With most managers in the UK convinced of the positives of remote working, it seems as the practice is here to stay.
A new report from Owl Labs based on a poll of 500 business leaders from the UK, states that 84% of the respondents plan on keeping either hybrid, flexible or remote workers once the pandemic subsides.
Just 16% expect all of their employees to return to the offices, full-time, and those that do return to the office can expect a few changes.
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Just 9% plan on getting rid of their office space permanently, while the majority (32%) will keep the same footprint, but with fewer desks, in order to keep up with the social distancing measures. Onsite Covid-19 testing facilities will be present at roughly a third of all businesses, while a quarter contemplate enforcing vaccine passports and allowing only the vaccinated onto their premises.
Hybrid working brings numerous benefits, to both businesses and employees, the report further notes. Business leaders believe it makes companies more profitable and allows them to hire more people based on their skills, rather than proximity to the office. At the same time, it makes employees healthier, more satisfied, and keener to remain with the team, rather than looking for a new position, elsewhere. It also drives business costs down.
Updating remote working policies
As a result, most business leaders are looking to change their working policies to reflect the new realities. That could include allowing employees to work from anywhere, having unlimited holidays, and working a four-day workweek. The right to disconnect is also something many business owners are contemplating, it was said.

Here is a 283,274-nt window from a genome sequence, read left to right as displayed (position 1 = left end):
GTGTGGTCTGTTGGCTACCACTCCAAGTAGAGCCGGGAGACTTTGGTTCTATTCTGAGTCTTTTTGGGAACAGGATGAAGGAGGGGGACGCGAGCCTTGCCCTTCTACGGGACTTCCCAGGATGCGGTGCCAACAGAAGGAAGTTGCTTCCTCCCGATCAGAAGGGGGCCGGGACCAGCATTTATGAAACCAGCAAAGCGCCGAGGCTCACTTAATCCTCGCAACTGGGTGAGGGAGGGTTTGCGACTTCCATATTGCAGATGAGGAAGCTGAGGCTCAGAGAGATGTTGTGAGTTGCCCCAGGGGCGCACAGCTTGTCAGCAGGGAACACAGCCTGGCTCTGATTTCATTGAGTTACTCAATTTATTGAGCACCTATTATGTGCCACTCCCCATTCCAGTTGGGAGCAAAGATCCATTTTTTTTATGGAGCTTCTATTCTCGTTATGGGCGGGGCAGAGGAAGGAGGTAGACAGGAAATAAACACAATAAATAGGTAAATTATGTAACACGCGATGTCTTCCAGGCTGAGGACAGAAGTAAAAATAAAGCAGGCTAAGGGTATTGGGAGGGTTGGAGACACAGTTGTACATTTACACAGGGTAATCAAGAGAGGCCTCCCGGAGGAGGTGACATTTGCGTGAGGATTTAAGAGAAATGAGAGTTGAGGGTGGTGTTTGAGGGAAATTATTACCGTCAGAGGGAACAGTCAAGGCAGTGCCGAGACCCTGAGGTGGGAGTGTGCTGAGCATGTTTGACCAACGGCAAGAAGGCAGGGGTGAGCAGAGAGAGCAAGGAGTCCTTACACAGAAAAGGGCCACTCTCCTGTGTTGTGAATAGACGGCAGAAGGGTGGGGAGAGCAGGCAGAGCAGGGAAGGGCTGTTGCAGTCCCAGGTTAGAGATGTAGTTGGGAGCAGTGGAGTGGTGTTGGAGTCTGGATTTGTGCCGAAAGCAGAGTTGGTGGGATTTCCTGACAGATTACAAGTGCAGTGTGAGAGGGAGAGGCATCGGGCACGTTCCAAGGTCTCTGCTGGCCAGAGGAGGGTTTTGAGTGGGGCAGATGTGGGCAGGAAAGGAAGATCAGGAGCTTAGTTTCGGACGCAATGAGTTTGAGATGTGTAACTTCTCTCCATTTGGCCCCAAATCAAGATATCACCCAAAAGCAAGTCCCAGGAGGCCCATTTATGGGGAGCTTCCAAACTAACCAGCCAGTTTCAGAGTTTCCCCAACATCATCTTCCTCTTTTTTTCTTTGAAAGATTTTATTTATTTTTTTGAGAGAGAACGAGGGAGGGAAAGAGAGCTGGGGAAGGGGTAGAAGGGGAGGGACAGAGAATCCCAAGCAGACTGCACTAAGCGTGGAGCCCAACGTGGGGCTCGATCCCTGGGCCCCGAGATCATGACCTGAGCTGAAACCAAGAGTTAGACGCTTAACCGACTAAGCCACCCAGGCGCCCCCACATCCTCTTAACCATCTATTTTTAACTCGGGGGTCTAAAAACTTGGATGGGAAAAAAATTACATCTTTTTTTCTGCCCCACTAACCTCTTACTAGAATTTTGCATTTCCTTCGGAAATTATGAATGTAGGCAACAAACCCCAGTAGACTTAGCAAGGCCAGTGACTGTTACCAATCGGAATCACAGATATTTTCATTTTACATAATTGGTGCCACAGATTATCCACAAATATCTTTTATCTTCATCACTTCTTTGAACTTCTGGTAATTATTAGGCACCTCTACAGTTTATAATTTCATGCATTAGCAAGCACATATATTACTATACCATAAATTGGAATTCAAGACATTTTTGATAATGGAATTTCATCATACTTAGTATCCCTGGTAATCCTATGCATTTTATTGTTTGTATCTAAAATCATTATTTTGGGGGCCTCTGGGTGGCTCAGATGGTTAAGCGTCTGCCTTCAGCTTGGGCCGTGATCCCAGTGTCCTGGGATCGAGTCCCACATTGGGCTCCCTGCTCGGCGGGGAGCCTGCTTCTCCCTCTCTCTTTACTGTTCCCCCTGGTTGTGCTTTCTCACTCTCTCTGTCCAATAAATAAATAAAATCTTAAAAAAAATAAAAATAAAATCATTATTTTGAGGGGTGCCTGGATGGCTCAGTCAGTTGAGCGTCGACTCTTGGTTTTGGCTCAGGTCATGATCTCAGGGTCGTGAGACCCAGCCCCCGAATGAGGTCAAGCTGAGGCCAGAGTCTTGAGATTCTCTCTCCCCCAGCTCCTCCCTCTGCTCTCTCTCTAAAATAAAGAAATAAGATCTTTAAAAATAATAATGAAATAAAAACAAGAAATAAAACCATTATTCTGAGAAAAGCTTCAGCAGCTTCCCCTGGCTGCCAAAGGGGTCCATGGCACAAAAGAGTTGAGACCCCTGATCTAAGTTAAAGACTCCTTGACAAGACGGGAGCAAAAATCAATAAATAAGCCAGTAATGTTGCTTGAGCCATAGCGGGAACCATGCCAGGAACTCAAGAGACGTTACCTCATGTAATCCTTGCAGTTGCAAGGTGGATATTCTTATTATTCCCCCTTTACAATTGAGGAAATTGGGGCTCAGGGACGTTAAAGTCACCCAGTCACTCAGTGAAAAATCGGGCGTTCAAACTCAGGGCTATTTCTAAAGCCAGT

To make sure employees are empowered to work in such a way, new technologies are needed. Almost half (46%) of business leaders are investing in new solutions, with communications tools and at-home office equipment being the most popular choices.
“It’s encouraging to see the majority of UK business leaders embrace hybrid work post-pandemic and start adopting more progressive policies such as working from anywhere,” said Frank Weishaupt, CEO of Owl Labs.
“As organizations have adapted to working remotely, they’ve seen how profitability and productivity remain positive. The UK is leading the way in investing in new technology which will continue to play a key role in supporting this permanent shift to hybrid work. Businesses that successfully make the long-term transition to hybrid working will be the ones who adopt the infrastructure and workplace policies that enable their employees to maintain high levels of creativity and collaboration, wherever they dial-in from.”
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Sead is a seasoned freelance journalist based in Sarajevo, Bosnia and Herzegovina. He writes about IT (cloud, IoT, 5G, VPN) and cybersecurity (ransomware, data breaches, laws and regulations). In his career, spanning more than a decade, he’s written for numerous media outlets, including Al Jazeera Balkans. He’s also held several modules on content writing for Represent Communications.